And the Winners Are . . .

       The results are in for the top 10 house sales on the South Fork in 2013, at least according to Town and Country Real Estate. Drum roll please . . . 

       And the winner is . . . 52 Further Lane, East Hampton, at $62.5 million. Following it are 29 Spaeth Lane, East Hampton ($32.5 million); 200 Dune Road, Bridgehampton ($31 million); 408 First Neck Lane, Southampton ($28 million); 320 Murray Place, Southampton ($25 million); 39 Fairfield Pond, Sagaponack ($24 million); 1900 Meadow Lane, Southampton ($24 million); 450 Gin Lane, Southampton ($18.75 million); 24 Chauncey Close, East Hampton (almost $16.37 million), and 109 Town Line Road, Wainscott ($16 million).

       As The Star was going to press, however, the top-10 lists from other agencies began to trickle in. Most notable on Sotheby’s list was the transfer of Wooldon Manor at 16 Gin Lane in Southampton, a former Woolworth family estate. It sold for $75 million in mid-December, along with four parcels of adjacent land.

       Looking only at the Town and Country list, if it is a contest strictly between East Hampton and Southampton — setting Sagaponack, Bridgehampton, and Wainscott aside — East Hampton won, with its top-10 sales combined coming in at over $111 million. The top two were oceanfront and within a mile of each other, the one on Chauncey Close is a few miles west on Georgica Pond.

       Southampton boasts four sales in the middle of the list totaling almost $96 million. Close, but no cigar.

       All seven properties were in the areas’ respective estate sections. “These two villages continue to be the dominant forces on the high end,” according to a press release by Town and Country Real Estate.

       Though ordinarily 8 of the top 10 sales are waterfront properties, according to Judi Desiderio, Town and Country’s chief executive officer, last year 9 of the 10 were waterfront with 7 on the ocean and 2 on ponds — Georgi ca Pond and Lake Agawam. The outlier is a property on Town Line Road, a spec house a few blocks from the ocean. Not fronting the water, it does have distant water views.

       What is noteworthy is that the number-2 sale was roughly half of number 1, while the number-10 sale was roughly half of number 2. “It’s not uncommon for the crown jewel to be far above the next one down,” said Ms. Desiderio.

       The prize for the most money paid in these parts for a property still goes to Ron Baron, a money manager listed at number 931 on Forbes’s list of billionaires, for the $103 million he shelled out for a 40-acre estate on Further Lane in East Hampton. That transfer, called “earth shattering” by Ms. Desiderio, was in 2007, at the height of the boom. “When he bought that, it broke the sound barrier,” she said.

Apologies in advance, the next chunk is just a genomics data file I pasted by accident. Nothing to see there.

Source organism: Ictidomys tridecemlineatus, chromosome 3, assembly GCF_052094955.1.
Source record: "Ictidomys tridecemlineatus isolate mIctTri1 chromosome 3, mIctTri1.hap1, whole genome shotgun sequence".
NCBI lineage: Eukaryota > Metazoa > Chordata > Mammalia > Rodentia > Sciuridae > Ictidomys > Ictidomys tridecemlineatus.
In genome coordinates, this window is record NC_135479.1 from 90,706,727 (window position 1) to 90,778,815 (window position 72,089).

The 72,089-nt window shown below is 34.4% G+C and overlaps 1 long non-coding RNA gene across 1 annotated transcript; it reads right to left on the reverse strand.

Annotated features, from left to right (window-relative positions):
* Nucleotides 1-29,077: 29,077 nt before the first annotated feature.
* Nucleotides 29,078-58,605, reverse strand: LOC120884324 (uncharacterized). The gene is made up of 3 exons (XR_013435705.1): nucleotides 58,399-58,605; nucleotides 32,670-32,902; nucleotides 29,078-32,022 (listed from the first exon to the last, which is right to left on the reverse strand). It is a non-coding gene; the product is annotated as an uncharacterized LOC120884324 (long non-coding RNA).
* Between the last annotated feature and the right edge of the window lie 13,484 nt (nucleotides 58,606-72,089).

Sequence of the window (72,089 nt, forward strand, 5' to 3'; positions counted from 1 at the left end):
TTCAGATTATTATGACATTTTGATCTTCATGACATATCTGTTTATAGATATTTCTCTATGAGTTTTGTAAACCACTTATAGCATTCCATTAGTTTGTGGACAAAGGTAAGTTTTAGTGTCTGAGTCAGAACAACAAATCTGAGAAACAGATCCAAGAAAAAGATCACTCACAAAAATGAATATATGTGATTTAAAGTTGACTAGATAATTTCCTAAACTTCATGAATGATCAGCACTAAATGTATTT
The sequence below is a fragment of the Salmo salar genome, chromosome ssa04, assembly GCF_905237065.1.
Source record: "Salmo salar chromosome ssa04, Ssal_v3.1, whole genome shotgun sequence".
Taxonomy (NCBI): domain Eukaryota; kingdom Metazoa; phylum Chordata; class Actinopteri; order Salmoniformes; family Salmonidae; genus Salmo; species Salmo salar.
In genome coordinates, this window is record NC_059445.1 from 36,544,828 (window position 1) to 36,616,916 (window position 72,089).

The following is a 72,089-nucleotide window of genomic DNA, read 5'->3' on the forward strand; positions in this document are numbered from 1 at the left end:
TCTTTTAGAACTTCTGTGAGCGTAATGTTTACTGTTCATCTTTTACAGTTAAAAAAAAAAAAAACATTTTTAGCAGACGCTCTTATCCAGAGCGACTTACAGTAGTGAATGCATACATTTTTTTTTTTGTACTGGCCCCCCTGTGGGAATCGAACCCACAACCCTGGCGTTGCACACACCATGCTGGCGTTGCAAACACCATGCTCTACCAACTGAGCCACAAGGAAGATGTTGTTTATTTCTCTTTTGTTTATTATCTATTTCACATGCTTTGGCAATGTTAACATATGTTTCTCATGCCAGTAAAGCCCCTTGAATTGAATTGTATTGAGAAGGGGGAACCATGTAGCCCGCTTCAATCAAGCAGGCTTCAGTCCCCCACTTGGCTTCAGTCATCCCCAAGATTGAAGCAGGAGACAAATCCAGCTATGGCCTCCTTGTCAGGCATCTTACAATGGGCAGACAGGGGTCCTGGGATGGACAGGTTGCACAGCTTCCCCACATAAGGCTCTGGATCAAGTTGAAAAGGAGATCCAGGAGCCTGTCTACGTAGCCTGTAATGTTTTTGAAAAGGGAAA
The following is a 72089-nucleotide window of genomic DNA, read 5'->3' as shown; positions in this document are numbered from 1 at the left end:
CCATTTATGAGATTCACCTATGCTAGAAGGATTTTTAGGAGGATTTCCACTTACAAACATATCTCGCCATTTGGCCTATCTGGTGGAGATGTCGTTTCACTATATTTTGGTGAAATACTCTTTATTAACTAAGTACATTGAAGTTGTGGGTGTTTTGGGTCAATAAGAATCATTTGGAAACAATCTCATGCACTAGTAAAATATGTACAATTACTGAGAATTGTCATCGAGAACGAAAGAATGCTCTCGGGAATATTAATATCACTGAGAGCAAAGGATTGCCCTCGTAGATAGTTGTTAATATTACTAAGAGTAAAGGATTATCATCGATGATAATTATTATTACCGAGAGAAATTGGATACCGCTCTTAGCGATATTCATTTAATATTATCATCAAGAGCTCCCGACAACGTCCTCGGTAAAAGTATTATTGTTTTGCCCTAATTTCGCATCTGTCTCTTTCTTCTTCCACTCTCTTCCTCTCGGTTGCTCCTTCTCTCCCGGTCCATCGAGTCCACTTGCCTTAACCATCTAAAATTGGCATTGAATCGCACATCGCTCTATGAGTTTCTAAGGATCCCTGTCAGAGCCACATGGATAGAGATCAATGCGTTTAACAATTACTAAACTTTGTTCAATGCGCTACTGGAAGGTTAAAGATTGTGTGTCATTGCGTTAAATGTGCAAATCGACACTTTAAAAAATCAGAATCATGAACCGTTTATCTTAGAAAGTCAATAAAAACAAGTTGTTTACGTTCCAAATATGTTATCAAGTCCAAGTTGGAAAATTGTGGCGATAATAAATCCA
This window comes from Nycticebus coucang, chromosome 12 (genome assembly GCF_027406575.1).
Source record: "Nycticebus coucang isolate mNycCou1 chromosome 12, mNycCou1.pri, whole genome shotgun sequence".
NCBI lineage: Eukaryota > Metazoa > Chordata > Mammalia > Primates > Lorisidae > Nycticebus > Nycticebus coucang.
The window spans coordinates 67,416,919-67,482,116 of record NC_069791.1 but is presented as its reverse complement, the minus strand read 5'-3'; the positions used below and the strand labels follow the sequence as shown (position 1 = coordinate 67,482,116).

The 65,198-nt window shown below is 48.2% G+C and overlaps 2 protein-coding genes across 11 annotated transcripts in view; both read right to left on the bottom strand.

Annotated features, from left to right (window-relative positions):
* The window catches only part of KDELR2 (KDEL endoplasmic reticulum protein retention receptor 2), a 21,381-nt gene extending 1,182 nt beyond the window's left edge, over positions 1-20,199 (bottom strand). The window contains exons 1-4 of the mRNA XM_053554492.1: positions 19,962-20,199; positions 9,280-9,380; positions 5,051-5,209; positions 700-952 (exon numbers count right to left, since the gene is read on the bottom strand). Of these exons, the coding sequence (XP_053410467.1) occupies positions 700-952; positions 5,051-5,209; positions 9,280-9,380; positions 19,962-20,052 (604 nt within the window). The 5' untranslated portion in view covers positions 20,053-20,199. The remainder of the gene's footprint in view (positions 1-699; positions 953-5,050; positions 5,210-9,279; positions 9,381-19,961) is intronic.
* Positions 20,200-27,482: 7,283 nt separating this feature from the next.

However, there is another way to look at that sale. The property, which Mr. Baron bought from Adelaide de Menil and Ted Carpenter, was actually two parcels: 260 Further Lane, for $58 million, and 278 Further Lane, for $45 million. When viewed that way, the numbers don’t seem that over the top.

       So, if the two parcels could be counted separately, that would make last year’s sale on Further Lane to Steven A. Cohen at $62.5 million the highest to date. Some agents speculated that the property never officially went on the market. Ed Petrie, the listing and selling agent, put the kibosh on that, claiming that the property “sold quickly . . . within a week.” More than that, he cannot say. He has signed a confidentiality agreement.

       As of press time, there was speculation in an article in The Observer that Mr. Cohen has put his property back on the market. The article also suggested that there may be an interested party, though that does not appear to be David Geffen, the Hollywood impresario, who it is rumored was outbid by Mr. Cohen for the property in March.

       Though numbers were good last year and the market continues on its forward march, 2007 still reigns as the year that was. A market commentary by Town and Country that year was titled, “Oh, Thank Heaven for 2007.” A quick comparison to 2007 reveals that the average house in that year’s top-10 list went for more than $34 million, while last year’s average price was shy of $28 million. “Seven years ago, when the high end was flying, [a property for] $16 mill wouldn’t have posted in the top 10,” said Ms. Desiderio. Indeed, the lowest on 2007’s list was almost $24 million, and seven were above $30 million.

       As for poor old 2012, its list descended from a property on Meadow Lane in the high $20 millions to an $18-plus million property on Two Rod Highway in Wainscott at number 10. East Hampton had five houses on the list that year. Onward and upward.